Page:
Can Weeds be Composted? The Basics of Composting

Often, weeds are seen as nothing but a nuisance. They invade our gardens, yards, and driveways, taking over and crowding out the plants we’ve put so much time and effort into growing. Weeding your lawn and garden can feel like a never-ending battle.

Fortunately, you can put these weeds to good use. Composting is a great way to reduce your waste, add nutrients to your soil, and help your plants grow.

Basics of Composting

can weeds be composted

Compost is decomposed organic matter, like leaves, grass clippings, and fruit and vegetable scraps. It’s a rich source of nutrients that you can add to your soil to help your plants grow.

Composting is a simple process: you just need some organic matter, water, and air. The organic matter will break down over time, and the end result is compost.

Can Weeds Be Composted?

can weeds be composted

This is a typical question asked by many gardeners. The answer is yes! You can compost weeds. As a matter of fact, they make excellent compost materials. Weeds are often high in nitrogen, an essential nutrient for plants.

However, there’s a right and wrong way to do it. One of the most common challenges of using weeds as compost is that they can spread. If you’re not careful, you’re running the risk of spreading weed seeds throughout your compost pile.

Roots and seeds left behind can sprout and grow, leading to more weeds. They can creep and crop up in other parts of your garden, and before you know it, you’re back to square one.

Because of these reasons, many gardeners give up the idea of composting weeds altogether. But there are ways to compost weeds without spreading them.

How to Properly Compost Weeds

When done the right way, weeds make excellent compost as it’s filled with good nutrients, but you have to be careful.

Here are some tips on how to compost weeds:

Remove the Roots

Adding weeds with their roots intact can result in regrowth. To avoid this, ensure that you remove the roots from your weeds before adding them to the compost. This can be done as early as you’ve pulled them from the ground.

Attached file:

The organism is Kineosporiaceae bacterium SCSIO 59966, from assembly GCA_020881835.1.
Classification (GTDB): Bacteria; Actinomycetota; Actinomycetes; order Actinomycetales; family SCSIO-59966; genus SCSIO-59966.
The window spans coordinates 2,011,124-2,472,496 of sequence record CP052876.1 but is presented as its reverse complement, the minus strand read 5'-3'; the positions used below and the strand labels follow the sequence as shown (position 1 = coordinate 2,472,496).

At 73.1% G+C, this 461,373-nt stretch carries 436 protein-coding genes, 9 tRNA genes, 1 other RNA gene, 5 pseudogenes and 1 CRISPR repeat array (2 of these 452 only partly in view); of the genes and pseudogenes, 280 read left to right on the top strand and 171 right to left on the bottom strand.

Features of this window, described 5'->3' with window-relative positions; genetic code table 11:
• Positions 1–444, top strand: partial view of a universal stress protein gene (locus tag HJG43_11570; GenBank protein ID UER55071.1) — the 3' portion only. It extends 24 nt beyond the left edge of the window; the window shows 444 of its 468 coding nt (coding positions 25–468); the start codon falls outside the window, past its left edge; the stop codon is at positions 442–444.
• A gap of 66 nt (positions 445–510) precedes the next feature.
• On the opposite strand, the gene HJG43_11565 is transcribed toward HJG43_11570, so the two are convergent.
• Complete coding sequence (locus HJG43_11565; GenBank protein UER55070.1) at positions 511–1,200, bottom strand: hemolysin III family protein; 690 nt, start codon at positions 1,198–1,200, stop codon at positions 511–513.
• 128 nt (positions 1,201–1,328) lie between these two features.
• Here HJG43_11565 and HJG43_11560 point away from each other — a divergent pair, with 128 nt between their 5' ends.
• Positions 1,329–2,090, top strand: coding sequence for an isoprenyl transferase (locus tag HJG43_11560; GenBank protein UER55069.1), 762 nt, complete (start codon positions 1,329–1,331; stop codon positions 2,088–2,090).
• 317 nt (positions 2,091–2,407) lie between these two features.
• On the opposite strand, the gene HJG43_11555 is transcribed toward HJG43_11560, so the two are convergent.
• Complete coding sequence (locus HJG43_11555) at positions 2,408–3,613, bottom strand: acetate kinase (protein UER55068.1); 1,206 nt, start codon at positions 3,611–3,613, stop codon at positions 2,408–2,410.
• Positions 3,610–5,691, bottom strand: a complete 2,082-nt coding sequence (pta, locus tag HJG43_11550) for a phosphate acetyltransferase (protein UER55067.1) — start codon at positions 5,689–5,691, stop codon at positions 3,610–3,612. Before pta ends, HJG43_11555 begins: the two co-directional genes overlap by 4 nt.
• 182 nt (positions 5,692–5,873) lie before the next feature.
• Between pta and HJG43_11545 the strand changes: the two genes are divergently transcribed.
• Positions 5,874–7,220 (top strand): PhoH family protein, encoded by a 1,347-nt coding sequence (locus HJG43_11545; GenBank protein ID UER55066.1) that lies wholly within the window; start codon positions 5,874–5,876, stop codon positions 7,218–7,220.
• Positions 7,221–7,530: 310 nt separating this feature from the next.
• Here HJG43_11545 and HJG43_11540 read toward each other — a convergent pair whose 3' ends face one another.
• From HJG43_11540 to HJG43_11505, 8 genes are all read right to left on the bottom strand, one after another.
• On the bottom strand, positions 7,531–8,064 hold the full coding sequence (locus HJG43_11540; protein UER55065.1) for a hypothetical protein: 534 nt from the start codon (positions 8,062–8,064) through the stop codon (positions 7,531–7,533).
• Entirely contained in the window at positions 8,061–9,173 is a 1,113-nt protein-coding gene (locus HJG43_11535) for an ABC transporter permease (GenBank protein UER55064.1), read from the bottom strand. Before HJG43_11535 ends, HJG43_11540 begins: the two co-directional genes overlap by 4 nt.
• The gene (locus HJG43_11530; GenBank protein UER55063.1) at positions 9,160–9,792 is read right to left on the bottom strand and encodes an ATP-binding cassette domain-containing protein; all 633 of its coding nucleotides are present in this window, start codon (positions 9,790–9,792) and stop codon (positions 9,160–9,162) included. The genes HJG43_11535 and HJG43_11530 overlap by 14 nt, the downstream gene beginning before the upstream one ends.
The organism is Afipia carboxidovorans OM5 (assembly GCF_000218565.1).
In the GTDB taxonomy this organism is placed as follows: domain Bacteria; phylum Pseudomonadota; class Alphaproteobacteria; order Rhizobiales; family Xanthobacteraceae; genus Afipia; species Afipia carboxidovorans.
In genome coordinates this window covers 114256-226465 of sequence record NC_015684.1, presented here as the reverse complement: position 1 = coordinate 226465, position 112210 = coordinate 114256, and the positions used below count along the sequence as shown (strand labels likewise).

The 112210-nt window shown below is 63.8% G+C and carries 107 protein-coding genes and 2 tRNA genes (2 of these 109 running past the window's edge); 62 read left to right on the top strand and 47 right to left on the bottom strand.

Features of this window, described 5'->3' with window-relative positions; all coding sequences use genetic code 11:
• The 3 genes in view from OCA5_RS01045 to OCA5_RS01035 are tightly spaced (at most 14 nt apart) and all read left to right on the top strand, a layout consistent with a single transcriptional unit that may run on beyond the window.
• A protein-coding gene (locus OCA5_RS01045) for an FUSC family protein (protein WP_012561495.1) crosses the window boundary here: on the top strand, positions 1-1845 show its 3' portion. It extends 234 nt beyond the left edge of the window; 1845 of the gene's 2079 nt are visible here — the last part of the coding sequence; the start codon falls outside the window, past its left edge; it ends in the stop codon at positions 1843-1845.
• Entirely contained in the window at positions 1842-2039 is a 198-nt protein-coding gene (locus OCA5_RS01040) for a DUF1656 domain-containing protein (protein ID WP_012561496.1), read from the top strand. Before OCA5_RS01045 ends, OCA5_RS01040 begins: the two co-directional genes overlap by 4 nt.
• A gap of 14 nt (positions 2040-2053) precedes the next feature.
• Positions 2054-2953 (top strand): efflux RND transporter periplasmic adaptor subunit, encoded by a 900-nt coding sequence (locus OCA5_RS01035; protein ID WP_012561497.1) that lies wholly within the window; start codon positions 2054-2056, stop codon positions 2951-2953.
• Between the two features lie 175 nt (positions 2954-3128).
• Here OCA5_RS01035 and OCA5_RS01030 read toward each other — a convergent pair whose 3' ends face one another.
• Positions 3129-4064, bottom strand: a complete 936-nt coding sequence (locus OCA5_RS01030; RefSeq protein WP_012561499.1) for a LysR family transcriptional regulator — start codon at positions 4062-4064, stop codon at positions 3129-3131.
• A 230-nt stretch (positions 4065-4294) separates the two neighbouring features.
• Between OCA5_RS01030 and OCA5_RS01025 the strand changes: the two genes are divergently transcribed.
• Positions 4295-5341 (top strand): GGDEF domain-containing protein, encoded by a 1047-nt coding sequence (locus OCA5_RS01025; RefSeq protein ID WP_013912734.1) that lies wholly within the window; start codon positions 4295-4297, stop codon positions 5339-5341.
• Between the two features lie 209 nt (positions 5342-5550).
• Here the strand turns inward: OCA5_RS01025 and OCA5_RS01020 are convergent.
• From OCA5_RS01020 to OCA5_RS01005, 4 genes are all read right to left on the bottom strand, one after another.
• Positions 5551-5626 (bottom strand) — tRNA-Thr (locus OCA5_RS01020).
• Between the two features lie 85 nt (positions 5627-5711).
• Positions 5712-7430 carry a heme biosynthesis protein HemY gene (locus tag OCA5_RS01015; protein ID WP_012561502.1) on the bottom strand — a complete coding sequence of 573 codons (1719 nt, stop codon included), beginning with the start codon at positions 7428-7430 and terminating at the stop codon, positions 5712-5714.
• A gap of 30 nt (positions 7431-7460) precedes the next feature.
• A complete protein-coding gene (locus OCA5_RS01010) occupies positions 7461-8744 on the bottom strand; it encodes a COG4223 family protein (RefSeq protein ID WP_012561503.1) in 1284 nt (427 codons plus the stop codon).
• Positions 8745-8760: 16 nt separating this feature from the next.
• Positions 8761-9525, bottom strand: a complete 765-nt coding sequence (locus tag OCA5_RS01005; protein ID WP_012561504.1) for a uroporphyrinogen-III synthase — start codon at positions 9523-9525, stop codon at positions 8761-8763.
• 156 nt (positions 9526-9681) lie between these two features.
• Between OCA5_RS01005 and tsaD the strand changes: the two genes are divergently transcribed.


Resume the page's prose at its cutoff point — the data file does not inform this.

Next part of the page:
If the roots are too tricky to remove, you can also chop them up into small pieces, eliminating the roots entirely.

Learn How to Hot Compost

Hot composting is an efficient way to break down weeds and other organic matter. The key to hot composting is reaching and maintaining high temperatures.

This process can take anywhere from two to four weeks. It’s a long process, but this eliminates the risk of regrowth as the weed seeds will be killed off in the process.

To do this, add your weeds to a pile and frequently turn them. The pile should be moist but not wet, and you should turn it every few days. This is done to ensure that all weeds in your pile will get in the hot zone – which is the center. Doing this will kill the weed seeds and prevent them from sprouting.

Add a second pile whenever needed. Do not add more than 30% weeds to your compost, as this can make the process go too slowly. You’ll know it’s ready once your compost has reached 145 degrees. A compost thermometer can help you keep track. At this temperature, all weed seeds will be killed.

Use a Compost Tumbler

A compost tumbler is an enclosed bin that you can use to compost your organic matter. This is a great option if you’re worried about critters getting into your compost or if you want to contain the odor.

Tumblers also help to speed up the composting process as they retain heat and moisture better than an open bin. It’s also an ideal method if you want to hot compost your weeds.

Using a tumbler is simple: just add your organic matter, water, and air, and let it do its thing. You’ll need to turn it every few days to aerate the compost and help speed up the process.

Use a Compost Bin

Unlike a tumbler, a compost bin is an open-air container. This is a great option if you have a larger quantity of organic matter to compost. This is one of the most traditional ways to turn your weeds into nutrient-rich compost. Simply add your weeds, some grass clippings, kitchen scraps, and other organic matter to your bin and let it do its magic.

Over time, the organic matter will break down, providing an excellent source of nutrients for your garden.

Can weeds be composted: Final Thoughts

With a little bit of effort, you can compost your weeds and turn them into something beneficial for your garden. Just remember to remove the roots, hot compost when possible, and use an enclosed bin or tumbler to contain the process.

Related Article: Best Ways to Remove Weeds From a Large Area